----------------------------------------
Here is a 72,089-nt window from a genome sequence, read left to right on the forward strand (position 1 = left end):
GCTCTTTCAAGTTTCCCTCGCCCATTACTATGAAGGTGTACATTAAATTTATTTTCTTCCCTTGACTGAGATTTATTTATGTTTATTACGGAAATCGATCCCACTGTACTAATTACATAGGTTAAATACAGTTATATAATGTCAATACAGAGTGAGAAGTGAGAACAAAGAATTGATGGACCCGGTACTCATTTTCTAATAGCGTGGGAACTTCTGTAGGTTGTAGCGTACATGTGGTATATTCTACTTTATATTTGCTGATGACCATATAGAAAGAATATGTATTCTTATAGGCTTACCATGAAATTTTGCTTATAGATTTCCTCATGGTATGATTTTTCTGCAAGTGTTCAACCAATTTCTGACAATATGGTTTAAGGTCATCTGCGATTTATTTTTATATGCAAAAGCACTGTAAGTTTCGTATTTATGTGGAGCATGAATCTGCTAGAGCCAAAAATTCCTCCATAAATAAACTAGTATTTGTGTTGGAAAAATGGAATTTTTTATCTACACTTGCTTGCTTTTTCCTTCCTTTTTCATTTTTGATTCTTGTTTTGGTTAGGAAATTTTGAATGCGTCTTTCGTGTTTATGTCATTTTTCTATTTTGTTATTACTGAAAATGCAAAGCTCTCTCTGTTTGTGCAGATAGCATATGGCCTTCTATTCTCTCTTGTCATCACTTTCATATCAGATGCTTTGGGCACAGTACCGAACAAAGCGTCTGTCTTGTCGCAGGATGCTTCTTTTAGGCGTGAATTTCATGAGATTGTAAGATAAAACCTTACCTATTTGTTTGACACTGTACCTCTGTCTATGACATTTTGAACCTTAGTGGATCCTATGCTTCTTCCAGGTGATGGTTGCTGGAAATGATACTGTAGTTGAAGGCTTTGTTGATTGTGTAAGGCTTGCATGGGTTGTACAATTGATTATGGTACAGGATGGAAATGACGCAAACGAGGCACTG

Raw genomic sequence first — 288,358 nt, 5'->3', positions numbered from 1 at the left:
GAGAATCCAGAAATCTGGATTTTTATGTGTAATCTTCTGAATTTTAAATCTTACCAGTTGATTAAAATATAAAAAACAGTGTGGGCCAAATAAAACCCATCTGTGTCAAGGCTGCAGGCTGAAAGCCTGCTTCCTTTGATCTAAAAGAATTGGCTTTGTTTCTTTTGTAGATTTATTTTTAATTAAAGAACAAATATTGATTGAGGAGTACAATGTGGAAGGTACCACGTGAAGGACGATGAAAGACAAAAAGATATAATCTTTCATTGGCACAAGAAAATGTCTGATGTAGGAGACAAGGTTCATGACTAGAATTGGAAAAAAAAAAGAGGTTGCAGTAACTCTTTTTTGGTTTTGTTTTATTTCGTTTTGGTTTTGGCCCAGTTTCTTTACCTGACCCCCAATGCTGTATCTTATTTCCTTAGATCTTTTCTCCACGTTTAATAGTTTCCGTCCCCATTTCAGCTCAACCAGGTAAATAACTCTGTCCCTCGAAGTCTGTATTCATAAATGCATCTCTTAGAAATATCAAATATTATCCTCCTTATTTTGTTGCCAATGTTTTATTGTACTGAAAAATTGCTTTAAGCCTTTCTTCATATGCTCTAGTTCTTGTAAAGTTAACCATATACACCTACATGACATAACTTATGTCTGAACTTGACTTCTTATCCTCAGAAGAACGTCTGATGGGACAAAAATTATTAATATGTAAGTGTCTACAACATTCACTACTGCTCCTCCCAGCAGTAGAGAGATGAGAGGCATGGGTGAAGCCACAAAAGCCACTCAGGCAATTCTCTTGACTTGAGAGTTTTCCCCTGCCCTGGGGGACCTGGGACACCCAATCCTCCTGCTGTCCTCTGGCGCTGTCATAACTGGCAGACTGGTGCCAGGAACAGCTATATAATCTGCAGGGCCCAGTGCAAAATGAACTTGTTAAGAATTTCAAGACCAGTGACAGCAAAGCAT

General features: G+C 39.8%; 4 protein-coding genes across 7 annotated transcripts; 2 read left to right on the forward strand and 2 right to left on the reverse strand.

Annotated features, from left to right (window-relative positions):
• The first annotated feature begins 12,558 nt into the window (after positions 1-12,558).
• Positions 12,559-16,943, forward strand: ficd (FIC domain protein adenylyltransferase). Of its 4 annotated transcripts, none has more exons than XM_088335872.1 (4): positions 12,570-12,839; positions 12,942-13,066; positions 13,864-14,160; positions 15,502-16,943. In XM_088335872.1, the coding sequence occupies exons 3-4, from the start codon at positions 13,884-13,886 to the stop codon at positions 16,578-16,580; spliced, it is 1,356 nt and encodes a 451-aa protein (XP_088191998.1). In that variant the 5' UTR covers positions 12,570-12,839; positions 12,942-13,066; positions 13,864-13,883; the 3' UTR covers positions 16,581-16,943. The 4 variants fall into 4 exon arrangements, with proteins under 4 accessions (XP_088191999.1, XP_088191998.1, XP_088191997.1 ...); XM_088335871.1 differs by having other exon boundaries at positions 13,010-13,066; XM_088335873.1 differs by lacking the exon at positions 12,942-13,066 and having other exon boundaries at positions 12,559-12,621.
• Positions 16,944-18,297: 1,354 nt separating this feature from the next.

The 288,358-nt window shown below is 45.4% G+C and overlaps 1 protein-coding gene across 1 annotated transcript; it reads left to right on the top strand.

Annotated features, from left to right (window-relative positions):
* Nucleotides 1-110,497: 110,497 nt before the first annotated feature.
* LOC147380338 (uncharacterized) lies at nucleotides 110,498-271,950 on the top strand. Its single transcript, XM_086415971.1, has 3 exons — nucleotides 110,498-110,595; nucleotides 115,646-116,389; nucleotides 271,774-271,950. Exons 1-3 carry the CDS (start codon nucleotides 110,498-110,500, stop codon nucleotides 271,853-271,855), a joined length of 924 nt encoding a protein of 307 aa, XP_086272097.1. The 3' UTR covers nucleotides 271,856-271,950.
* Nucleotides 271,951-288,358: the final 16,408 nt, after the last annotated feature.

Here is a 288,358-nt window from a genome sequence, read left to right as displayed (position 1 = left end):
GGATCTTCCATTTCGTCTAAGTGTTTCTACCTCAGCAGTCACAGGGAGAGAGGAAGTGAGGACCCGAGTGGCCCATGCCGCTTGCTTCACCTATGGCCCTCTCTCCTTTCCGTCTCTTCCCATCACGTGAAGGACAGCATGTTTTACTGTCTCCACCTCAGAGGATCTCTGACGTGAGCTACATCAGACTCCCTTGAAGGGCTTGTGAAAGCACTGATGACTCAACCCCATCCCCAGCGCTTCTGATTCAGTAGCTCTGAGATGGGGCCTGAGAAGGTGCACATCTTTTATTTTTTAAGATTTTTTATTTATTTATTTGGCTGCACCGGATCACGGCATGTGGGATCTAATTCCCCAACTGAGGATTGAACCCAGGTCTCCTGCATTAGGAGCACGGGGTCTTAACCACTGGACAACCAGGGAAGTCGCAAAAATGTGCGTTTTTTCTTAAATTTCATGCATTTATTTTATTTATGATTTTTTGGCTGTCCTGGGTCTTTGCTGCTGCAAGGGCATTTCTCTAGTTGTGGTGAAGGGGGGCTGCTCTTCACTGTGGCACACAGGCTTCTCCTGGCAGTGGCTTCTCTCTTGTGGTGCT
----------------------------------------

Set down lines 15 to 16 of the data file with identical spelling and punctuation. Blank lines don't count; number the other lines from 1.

Here is a 288,358-nt window from a genome sequence, read left to right as displayed (position 1 = left end):
GGATCTTCCATTTCGTCTAAGTGTTTCTACCTCAGCAGTCACAGGGAGAGAGGAAGTGAGGACCCGAGTGGCCCATGCCGCTTGCTTCACCTATGGCCCTCTCTCCTTTCCGTCTCTTCCCATCACGTGAAGGACAGCATGTTTTACTGTCTCCACCTCAGAGGATCTCTGACGTGAGCTACATCAGACTCCCTTGAAGGGCTTGTGAAAGCACTGATGACTCAACCCCATCCCCAGCGCTTCTGATTCAGTAGCTCTGAGATGGGGCCTGAGAAGGTGCACATCTTTTATTTTTTAAGATTTTTTATTTATTTATTTGGCTGCACCGGATCACGGCATGTGGGATCTAATTCCCCAACTGAGGATTGAACCCAGGTCTCCTGCATTAGGAGCACGGGGTCTTAACCACTGGACAACCAGGGAAGTCGCAAAAATGTGCGTTTTTTCTTAAATTTCATGCATTTATTTTATTTATGATTTTTTGGCTGTCCTGGGTCTTTGCTGCTGCAAGGGCATTTCTCTAGTTGTGGTGAAGGGGGGCTGCTCTTCACTGTGGCACACAGGCTTCTCCTGGCAGTGGCTTCTCTCTTGTGGTGCT